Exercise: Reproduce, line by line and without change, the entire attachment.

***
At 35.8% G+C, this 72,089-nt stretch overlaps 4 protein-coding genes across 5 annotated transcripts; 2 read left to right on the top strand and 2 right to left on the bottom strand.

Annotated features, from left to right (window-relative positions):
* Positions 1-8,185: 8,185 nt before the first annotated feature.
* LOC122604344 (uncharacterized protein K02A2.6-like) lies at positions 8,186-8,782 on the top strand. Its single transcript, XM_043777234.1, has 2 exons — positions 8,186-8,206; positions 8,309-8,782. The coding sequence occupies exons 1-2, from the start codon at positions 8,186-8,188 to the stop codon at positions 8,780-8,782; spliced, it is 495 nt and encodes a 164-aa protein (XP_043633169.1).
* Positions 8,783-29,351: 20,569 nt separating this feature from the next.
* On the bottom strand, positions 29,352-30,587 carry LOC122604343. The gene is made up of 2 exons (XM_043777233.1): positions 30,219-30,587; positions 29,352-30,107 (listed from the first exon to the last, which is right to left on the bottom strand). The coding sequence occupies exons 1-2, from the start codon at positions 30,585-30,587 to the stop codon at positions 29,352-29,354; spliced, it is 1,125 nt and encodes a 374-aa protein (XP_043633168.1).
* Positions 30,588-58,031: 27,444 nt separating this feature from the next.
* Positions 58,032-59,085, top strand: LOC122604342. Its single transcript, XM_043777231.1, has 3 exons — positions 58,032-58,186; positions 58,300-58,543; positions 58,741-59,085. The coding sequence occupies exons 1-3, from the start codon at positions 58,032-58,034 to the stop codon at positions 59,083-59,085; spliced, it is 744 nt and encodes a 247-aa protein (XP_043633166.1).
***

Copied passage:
At 35.8% G+C, this 72,089-nt stretch overlaps 4 protein-coding genes across 5 annotated transcripts; 2 read left to right on the top strand and 2 right to left on the bottom strand.

Annotated features, from left to right (window-relative positions):
* Positions 1-8,185: 8,185 nt before the first annotated feature.
* LOC122604344 (uncharacterized protein K02A2.6-like) lies at positions 8,186-8,782 on the top strand. Its single transcript, XM_043777234.1, has 2 exons — positions 8,186-8,206; positions 8,309-8,782. The coding sequence occupies exons 1-2, from the start codon at positions 8,186-8,188 to the stop codon at positions 8,780-8,782; spliced, it is 495 nt and encodes a 164-aa protein (XP_043633169.1).
* Positions 8,783-29,351: 20,569 nt separating this feature from the next.
* On the bottom strand, positions 29,352-30,587 carry LOC122604343. The gene is made up of 2 exons (XM_043777233.1): positions 30,219-30,587; positions 29,352-30,107 (listed from the first exon to the last, which is right to left on the bottom strand). The coding sequence occupies exons 1-2, from the start codon at positions 30,585-30,587 to the stop codon at positions 29,352-29,354; spliced, it is 1,125 nt and encodes a 374-aa protein (XP_043633168.1).
* Positions 30,588-58,031: 27,444 nt separating this feature from the next.
* Positions 58,032-59,085, top strand: LOC122604342. Its single transcript, XM_043777231.1, has 3 exons — positions 58,032-58,186; positions 58,300-58,543; positions 58,741-59,085. The coding sequence occupies exons 1-3, from the start codon at positions 58,032-58,034 to the stop codon at positions 59,083-59,085; spliced, it is 744 nt and encodes a 247-aa protein (XP_043633166.1).